This regular publication by DLA Piper lawyers focuses on helping clients navigate the ever-changing business, legal and regulatory landscape.

  • Prepacked caramel apples tied to four deaths from listeria. Listeria from prepacked caramel apples has been linked to the deaths of four people, according to the Centers for Disease Control and Prevention. During autumn 2014, 28 people in 10 states were purportedly sickened by listeria after eating tainted caramel apples. The CDC, along with the FDA, is investigating the precise cause of the illnesses and deaths. Meanwhile, the authorities are encouraging consumers not to eat any sort of prepacked caramel apples or similar products until the cause is determined.
  • Kroger says two-year time frame is not feasible for revamped nutrition facts labeling.Kroger, the nation’s largest grocery retail chain, has stated in comments filed with the Food and Drug Administration that a proposed two-year phase-in for the new version of nutrition facts labeling is not realistic and will lead to an increase in food prices. It said that the transition would cost the company $40 million and that five years is a more realistic time frame to complete the phase-in without causing major economic harm.
  • USDA announces changes in labeling requirements for raw meat and poultry. On December 31, 2014, the US Department of Agriculture released a final rule requiring that all processors of raw meat and poultry disclose on their labels any solutions added to the products, such as saline solution. This description must include the percentage of added solution and the individual ingredients or multi-ingredient components in the solution, listed in descending order of predominance by weight. The rule is intended to help consumers know whether a particular product is suitable for their dietary needs.
  • Judge overturns California’s ban on foie gras. Invoking preemption by the federal Poultry Products Inspection Act (PPIA), on January 7 a federal judge in California struck down California’s state law banning the sale of foie gras made from force-fed poultry in that state. The plaintiffs, manufacturers of foie gras and restaurants, argued successfully that states cannot interfere with federally-approved poultry products because they are regulated by the PPIA – a law that, the judge found, gives the federal government exclusive powers to determine which ingredients belong in poultry products. The ruling is not only a setback for animal-rights advocates but has implications for other areas in which both the state and federal governments attempt to regulate simultaneously.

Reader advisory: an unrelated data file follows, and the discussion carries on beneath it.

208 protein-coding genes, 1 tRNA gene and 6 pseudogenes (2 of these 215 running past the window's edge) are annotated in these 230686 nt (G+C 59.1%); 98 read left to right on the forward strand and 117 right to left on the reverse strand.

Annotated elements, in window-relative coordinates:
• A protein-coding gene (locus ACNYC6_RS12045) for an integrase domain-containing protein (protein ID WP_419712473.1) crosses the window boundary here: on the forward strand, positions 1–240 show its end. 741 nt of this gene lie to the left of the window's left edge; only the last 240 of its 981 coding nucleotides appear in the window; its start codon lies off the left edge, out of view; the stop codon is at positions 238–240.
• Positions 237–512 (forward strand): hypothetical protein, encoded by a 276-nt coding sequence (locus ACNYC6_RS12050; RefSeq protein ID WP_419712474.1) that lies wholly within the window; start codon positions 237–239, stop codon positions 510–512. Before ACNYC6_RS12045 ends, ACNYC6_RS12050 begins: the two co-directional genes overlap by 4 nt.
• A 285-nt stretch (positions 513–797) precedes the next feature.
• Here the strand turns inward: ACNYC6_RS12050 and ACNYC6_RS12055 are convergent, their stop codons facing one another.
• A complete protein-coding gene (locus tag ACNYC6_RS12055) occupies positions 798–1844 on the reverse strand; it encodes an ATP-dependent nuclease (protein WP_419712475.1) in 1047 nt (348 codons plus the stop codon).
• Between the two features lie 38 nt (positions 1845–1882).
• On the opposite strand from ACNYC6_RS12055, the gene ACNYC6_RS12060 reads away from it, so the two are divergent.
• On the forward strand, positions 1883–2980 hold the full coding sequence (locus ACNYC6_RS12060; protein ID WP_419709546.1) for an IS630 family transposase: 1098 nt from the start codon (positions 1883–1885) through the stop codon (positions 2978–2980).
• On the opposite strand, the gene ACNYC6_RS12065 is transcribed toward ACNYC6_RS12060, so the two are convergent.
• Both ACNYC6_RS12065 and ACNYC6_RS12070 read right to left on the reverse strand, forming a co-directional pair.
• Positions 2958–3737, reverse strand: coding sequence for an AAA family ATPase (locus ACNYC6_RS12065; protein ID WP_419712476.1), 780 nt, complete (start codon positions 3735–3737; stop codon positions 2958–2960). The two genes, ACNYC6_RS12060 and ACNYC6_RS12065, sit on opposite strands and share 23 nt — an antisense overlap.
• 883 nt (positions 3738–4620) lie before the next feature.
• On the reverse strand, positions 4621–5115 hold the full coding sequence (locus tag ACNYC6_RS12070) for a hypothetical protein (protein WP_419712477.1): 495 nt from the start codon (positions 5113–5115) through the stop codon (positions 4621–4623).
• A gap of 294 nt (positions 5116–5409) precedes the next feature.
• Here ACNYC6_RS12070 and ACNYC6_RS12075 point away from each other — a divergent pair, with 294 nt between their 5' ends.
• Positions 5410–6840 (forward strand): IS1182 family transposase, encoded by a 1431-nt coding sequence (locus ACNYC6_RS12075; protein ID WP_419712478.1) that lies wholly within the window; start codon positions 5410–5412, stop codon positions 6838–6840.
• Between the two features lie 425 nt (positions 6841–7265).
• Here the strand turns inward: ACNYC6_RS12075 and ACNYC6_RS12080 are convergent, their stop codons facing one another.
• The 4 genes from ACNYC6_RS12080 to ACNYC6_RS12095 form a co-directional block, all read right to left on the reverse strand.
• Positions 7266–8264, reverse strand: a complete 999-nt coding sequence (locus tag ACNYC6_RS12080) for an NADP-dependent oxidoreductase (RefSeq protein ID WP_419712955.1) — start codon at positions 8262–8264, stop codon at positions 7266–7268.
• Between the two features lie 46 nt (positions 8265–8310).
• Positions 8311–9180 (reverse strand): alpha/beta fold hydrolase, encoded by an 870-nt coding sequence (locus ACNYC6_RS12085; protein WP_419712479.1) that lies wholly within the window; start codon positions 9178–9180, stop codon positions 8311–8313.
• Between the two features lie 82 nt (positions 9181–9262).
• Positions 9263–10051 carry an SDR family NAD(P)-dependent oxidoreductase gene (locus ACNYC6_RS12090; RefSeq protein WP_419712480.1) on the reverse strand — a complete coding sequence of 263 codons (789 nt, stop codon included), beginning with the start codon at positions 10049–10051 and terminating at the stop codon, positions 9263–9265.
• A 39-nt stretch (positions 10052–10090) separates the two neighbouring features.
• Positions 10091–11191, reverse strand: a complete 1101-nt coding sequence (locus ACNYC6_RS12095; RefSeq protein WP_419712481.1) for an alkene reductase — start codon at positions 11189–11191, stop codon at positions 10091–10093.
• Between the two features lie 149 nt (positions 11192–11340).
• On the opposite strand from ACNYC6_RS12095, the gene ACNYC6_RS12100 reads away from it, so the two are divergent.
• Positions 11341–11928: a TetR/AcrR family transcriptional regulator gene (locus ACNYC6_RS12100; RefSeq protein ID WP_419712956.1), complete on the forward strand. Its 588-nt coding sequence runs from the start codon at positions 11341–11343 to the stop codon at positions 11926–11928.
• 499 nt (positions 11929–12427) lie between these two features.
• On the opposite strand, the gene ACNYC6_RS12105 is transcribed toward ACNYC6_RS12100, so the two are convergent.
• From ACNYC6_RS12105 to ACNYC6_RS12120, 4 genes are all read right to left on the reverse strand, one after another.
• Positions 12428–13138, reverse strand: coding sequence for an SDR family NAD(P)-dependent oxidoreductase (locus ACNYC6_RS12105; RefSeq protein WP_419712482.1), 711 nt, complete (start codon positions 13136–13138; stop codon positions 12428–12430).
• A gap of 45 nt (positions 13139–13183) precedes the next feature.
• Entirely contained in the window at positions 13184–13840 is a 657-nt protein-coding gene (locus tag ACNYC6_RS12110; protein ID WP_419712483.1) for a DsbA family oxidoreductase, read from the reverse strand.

• Judge hears argument on Vermont GMO law. On January 7, a federal judge in Burlington, Vermont heard argument on the constitutionality of a Vermont statute that requires products sold in the state that include genetically modified ingredients to say so on the label. Attorneys for the food industry are trying to convince the court to deny the state’s motion to dismiss the lawsuit; the Vermont statute, they say, violates the industry’s First Amendment rights and the Commerce Clause. In addition, the Grocery Manufacturers Association has sought a preliminary injunction against implementation of the statute, which is set to go into effect January 1, 2016.